Company: Bluebird Bio
Title: Chief business officer
It’s not easy taking the uncertain path from a physics lab to the C-suite. For Joanne Smith-Farrell, Ph.D., Bluebird Bio’s chief business officer, the road less traveled—and the opportunity for growth along the way—is exactly what she’s looking for.
“I love to ask why,” Smith-Farrell said.
That guiding principle has taken Smith-Farrell, who became Bluebird’s chief business strategist in May, a long way from her original career in physics. She's moved through the relatively small world of biotech on up to a Big Pharma and back again. Along the way, she weathered the storm of having children and losing her husband by maintaining the same mission and desire to be a “servant-leader” for her peers.
Smith-Farrell got her first break in the biomechanics department at MIT’s Langer Lab before taking a number of jobs in small biotech companies, including leadership roles. After she and her husband decided to have children, Smith-Farrell opted to make the move to Big Pharma, where she eventually spent a decade between Pfizer and Merck. But disaster struck: Smith-Farrell’s husband grew ill and suddenly her work grew immediately personal.
“The passion I had for the pharmaceutical industry became very personal for me,” she said.
After her husband’s passing—and a “natural period of introspection”—Smith-Farrell found herself drawn to Bluebird, a far smaller drugmaker with big hopes for its oncology candidates.
After reaching out to Jeffrey T. Walsh, Bluebird’s chief strategy officer, on a whim, Smith-Farrell came on to handle corporate development and strategy, and eventually took the reins of the company’s cancer portfolio.
“We really had no boundaries, which was amazing to me,” she said. “They told us to dream big, and we did.”
Smith-Farrell counts expanding Bluebird’s oncology lineup, with 12 candidates in various clinical stages, as her greatest achievement in her current role, and she ties that success to relationships with her team.
“My biggest accomplishment is obviously my team’s biggest accomplishment, and it’s humbling to be a part of that,” she said.
In her current position, Smith-Farrell has focused on being a leader for employees under her. That’s a big task, considering the “very few real female role models” she’s had in her professional life, she said.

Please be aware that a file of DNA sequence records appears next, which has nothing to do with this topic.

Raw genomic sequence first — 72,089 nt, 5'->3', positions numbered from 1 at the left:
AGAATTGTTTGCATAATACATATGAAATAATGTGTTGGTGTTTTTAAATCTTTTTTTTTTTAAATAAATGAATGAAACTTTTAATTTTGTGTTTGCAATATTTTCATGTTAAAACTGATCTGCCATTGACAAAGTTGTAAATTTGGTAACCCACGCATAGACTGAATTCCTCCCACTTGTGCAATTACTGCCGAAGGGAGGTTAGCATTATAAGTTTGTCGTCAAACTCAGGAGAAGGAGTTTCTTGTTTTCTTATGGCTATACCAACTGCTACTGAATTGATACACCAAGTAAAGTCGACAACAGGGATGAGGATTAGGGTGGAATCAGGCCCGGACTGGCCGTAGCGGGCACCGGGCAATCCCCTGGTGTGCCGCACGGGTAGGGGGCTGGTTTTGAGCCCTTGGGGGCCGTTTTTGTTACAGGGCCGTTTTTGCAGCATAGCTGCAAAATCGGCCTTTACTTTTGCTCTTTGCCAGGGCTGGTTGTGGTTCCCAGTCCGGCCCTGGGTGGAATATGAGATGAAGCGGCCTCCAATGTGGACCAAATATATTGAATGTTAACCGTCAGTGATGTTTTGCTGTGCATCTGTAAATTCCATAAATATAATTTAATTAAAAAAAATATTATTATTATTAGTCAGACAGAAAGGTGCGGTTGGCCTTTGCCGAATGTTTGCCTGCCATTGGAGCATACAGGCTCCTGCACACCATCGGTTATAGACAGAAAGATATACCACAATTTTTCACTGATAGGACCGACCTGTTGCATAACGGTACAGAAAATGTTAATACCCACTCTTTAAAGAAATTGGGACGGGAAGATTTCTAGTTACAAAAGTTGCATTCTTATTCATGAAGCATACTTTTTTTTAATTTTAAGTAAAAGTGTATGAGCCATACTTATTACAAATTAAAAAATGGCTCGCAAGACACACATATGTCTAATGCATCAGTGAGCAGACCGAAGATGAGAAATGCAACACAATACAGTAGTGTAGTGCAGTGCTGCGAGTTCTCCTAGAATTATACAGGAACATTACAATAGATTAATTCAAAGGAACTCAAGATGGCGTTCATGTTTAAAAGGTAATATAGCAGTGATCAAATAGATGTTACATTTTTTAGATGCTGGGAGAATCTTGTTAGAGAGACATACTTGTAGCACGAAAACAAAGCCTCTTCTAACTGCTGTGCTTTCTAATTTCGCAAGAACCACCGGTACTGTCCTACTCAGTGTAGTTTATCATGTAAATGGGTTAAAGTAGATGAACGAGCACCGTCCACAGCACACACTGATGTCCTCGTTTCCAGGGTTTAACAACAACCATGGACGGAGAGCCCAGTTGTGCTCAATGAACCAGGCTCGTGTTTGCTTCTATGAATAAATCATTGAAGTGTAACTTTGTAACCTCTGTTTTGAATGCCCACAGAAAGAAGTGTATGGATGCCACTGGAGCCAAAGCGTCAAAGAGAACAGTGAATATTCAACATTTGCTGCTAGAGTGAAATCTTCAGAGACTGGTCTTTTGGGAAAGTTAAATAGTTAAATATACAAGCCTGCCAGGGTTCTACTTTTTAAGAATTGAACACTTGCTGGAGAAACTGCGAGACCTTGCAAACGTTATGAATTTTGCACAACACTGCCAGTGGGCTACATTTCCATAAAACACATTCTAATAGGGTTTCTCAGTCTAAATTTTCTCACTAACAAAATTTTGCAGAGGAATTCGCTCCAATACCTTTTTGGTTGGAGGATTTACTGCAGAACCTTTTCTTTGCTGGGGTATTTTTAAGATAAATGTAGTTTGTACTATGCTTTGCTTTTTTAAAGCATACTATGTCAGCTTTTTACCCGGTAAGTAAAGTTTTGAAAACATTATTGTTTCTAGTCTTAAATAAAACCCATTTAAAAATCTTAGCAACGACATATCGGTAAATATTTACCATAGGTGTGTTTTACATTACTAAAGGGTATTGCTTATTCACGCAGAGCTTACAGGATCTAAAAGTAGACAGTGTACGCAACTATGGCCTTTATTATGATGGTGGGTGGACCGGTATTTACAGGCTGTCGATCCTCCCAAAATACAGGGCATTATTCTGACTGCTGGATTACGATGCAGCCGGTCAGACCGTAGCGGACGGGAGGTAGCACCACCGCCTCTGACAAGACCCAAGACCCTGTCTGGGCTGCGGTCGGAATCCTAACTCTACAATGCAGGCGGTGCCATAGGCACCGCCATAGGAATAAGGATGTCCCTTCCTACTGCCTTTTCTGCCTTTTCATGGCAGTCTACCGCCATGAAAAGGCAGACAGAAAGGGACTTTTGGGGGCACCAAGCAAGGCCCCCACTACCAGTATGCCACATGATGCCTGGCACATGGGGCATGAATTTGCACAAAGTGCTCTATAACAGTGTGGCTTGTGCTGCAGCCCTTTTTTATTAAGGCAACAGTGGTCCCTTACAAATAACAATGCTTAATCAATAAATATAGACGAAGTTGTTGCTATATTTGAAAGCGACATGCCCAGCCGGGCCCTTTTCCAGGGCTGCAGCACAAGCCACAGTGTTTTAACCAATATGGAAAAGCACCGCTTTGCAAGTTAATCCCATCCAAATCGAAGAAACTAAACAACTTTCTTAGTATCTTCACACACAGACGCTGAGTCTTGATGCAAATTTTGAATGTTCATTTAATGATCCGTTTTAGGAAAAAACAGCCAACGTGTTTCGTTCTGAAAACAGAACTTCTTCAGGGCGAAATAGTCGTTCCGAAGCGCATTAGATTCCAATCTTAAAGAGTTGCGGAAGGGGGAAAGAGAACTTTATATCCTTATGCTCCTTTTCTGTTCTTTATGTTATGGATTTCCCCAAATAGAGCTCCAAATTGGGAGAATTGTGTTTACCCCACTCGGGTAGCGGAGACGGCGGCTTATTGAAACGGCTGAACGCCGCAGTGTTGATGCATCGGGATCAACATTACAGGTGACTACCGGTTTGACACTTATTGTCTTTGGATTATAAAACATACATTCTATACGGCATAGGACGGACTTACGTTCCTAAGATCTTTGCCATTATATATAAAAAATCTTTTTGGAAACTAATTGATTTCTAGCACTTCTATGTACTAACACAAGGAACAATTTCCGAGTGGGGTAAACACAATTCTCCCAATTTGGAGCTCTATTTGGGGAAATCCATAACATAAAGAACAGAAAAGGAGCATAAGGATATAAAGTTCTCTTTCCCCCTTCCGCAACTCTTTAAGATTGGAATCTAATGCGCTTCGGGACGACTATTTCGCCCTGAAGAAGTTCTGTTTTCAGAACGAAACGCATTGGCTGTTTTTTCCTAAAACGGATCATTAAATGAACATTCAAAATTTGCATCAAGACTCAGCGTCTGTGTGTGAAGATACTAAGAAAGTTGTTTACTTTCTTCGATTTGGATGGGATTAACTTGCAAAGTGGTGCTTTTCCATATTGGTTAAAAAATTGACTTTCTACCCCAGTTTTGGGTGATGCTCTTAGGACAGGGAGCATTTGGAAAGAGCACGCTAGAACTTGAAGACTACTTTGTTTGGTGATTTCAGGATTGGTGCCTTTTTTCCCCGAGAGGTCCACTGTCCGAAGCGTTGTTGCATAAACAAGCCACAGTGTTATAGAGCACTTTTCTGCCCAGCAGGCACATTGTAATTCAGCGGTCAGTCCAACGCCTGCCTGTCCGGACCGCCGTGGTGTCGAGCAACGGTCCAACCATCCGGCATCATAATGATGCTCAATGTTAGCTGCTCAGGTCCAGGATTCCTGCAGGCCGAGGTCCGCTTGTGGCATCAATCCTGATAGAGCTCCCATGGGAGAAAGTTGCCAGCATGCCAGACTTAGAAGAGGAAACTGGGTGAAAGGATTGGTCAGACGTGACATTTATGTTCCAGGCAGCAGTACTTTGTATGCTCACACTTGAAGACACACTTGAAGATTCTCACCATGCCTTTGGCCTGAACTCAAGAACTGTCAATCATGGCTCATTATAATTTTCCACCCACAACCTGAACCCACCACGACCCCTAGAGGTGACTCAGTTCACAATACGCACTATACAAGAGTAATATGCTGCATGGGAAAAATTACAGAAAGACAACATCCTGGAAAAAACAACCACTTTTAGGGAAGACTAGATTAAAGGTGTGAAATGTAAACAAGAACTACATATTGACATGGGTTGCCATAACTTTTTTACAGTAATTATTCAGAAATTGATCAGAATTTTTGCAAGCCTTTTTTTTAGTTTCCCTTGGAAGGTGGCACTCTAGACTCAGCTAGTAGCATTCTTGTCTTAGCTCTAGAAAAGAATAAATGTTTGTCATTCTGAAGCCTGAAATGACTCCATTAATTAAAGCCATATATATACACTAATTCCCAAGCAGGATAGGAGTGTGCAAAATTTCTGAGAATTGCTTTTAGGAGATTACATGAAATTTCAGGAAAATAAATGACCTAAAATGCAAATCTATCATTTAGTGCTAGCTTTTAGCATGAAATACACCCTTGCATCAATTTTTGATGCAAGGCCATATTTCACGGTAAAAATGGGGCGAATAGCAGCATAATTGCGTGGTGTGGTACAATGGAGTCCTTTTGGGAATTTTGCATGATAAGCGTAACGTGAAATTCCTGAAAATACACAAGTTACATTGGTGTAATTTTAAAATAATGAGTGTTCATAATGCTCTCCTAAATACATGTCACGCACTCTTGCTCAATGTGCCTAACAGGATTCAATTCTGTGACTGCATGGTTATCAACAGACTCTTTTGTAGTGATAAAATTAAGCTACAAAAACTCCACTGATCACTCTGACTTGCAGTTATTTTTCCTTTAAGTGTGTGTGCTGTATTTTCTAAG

Two come to mind, though. The first is Kristen Peck, recently appointed executive vice president and group president at Pfizer's animal health spinoff Zoetis, with whom Smith-Farrell worked during her time at the drug giant. The second is surprising but helps explain Smith-Farrell’s dedication to service: Mother Teresa.
While working as a lab assistant in Washington, D.C., Smith-Farrell volunteered at a Missionaries of Charity hospice, often working alone in her ward. During that time, she was given multiple opportunities to speak with Mother Teresa and see firsthand her ability to effect change.
“I saw her time and time and time again get something done where she basically had to stand up against truly powerful people, and she did it in this soft-spoken way that was impossible to say no to—she never lost,” Smith-Farrell said. “She was never actually advocating for herself, and I think the power she had was truly unlimited.”
That power through purpose and humility is exactly what Smith-Farrell aims to teach through experience. Being different, she said, is exactly what has helped her succeed.
“In some ways the ability to bring a different perspective has actually been a source of my greatest value,” she said. “That’s only true when I own it. Earlier in my career, when I tried to fit in, that just doesn’t work.”
For other employees she mentors, Smith-Farrell’s message is simple: Find your “why.”
What’s Smith-Farrell’s “why?’ Helping the fight to defeat cancer, building a team of strong professionals and making a difference in patients’ lives.
“Make everything you do at work in service of that ‘why,’” she said. “That’s the anchor: being strong, passionate and—frankly—unapologetic."